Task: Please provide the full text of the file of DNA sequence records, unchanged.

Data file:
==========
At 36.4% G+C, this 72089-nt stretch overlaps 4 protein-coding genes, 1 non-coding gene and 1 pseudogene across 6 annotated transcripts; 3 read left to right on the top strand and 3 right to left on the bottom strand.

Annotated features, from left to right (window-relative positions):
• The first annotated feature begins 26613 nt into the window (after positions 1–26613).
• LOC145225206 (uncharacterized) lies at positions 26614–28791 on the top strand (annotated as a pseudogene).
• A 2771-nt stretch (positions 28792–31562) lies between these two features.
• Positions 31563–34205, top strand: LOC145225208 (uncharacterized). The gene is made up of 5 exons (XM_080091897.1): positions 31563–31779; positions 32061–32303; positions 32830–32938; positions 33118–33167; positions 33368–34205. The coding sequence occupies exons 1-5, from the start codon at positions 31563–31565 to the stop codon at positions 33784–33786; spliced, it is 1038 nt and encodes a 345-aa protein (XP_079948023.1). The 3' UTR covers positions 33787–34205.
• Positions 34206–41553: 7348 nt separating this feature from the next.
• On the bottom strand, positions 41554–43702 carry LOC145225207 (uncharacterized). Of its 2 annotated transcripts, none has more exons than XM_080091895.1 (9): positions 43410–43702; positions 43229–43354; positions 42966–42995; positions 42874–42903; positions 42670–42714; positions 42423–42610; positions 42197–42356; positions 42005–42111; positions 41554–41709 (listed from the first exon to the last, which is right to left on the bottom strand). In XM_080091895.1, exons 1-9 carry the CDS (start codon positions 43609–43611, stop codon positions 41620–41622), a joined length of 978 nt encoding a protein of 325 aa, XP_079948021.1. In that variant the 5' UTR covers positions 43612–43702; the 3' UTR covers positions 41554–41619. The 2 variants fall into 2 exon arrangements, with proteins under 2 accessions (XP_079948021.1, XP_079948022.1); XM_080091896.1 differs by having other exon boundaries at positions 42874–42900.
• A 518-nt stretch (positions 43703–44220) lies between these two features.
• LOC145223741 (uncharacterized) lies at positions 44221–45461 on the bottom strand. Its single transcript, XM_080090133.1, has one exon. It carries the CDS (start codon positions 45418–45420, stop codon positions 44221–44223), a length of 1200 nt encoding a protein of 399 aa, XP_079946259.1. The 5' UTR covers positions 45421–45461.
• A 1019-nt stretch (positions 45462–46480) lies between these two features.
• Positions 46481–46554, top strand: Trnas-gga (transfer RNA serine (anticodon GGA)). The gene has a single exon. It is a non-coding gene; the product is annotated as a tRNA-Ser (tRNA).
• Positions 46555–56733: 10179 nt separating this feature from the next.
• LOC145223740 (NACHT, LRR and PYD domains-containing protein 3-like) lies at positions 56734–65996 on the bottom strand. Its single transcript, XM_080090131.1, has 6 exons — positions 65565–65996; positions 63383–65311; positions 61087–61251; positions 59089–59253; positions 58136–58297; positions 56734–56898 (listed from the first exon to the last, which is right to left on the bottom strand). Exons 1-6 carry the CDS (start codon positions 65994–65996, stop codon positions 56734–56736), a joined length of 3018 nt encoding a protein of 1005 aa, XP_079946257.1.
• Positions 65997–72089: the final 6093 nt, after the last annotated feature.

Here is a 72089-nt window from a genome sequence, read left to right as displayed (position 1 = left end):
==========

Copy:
At 36.4% G+C, this 72089-nt stretch overlaps 4 protein-coding genes, 1 non-coding gene and 1 pseudogene across 6 annotated transcripts; 3 read left to right on the top strand and 3 right to left on the bottom strand.

Annotated features, from left to right (window-relative positions):
• The first annotated feature begins 26613 nt into the window (after positions 1–26613).
• LOC145225206 (uncharacterized) lies at positions 26614–28791 on the top strand (annotated as a pseudogene).
• A 2771-nt stretch (positions 28792–31562) lies between these two features.
• Positions 31563–34205, top strand: LOC145225208 (uncharacterized). The gene is made up of 5 exons (XM_080091897.1): positions 31563–31779; positions 32061–32303; positions 32830–32938; positions 33118–33167; positions 33368–34205. The coding sequence occupies exons 1-5, from the start codon at positions 31563–31565 to the stop codon at positions 33784–33786; spliced, it is 1038 nt and encodes a 345-aa protein (XP_079948023.1). The 3' UTR covers positions 33787–34205.
• Positions 34206–41553: 7348 nt separating this feature from the next.
• On the bottom strand, positions 41554–43702 carry LOC145225207 (uncharacterized). Of its 2 annotated transcripts, none has more exons than XM_080091895.1 (9): positions 43410–43702; positions 43229–43354; positions 42966–42995; positions 42874–42903; positions 42670–42714; positions 42423–42610; positions 42197–42356; positions 42005–42111; positions 41554–41709 (listed from the first exon to the last, which is right to left on the bottom strand). In XM_080091895.1, exons 1-9 carry the CDS (start codon positions 43609–43611, stop codon positions 41620–41622), a joined length of 978 nt encoding a protein of 325 aa, XP_079948021.1. In that variant the 5' UTR covers positions 43612–43702; the 3' UTR covers positions 41554–41619. The 2 variants fall into 2 exon arrangements, with proteins under 2 accessions (XP_079948021.1, XP_079948022.1); XM_080091896.1 differs by having other exon boundaries at positions 42874–42900.
• A 518-nt stretch (positions 43703–44220) lies between these two features.
• LOC145223741 (uncharacterized) lies at positions 44221–45461 on the bottom strand. Its single transcript, XM_080090133.1, has one exon. It carries the CDS (start codon positions 45418–45420, stop codon positions 44221–44223), a length of 1200 nt encoding a protein of 399 aa, XP_079946259.1. The 5' UTR covers positions 45421–45461.
• A 1019-nt stretch (positions 45462–46480) lies between these two features.
• Positions 46481–46554, top strand: Trnas-gga (transfer RNA serine (anticodon GGA)). The gene has a single exon. It is a non-coding gene; the product is annotated as a tRNA-Ser (tRNA).
• Positions 46555–56733: 10179 nt separating this feature from the next.
• LOC145223740 (NACHT, LRR and PYD domains-containing protein 3-like) lies at positions 56734–65996 on the bottom strand. Its single transcript, XM_080090131.1, has 6 exons — positions 65565–65996; positions 63383–65311; positions 61087–61251; positions 59089–59253; positions 58136–58297; positions 56734–56898 (listed from the first exon to the last, which is right to left on the bottom strand). Exons 1-6 carry the CDS (start codon positions 65994–65996, stop codon positions 56734–56736), a joined length of 3018 nt encoding a protein of 1005 aa, XP_079946257.1.
• Positions 65997–72089: the final 6093 nt, after the last annotated feature.

Here is a 72089-nt window from a genome sequence, read left to right as displayed (position 1 = left end):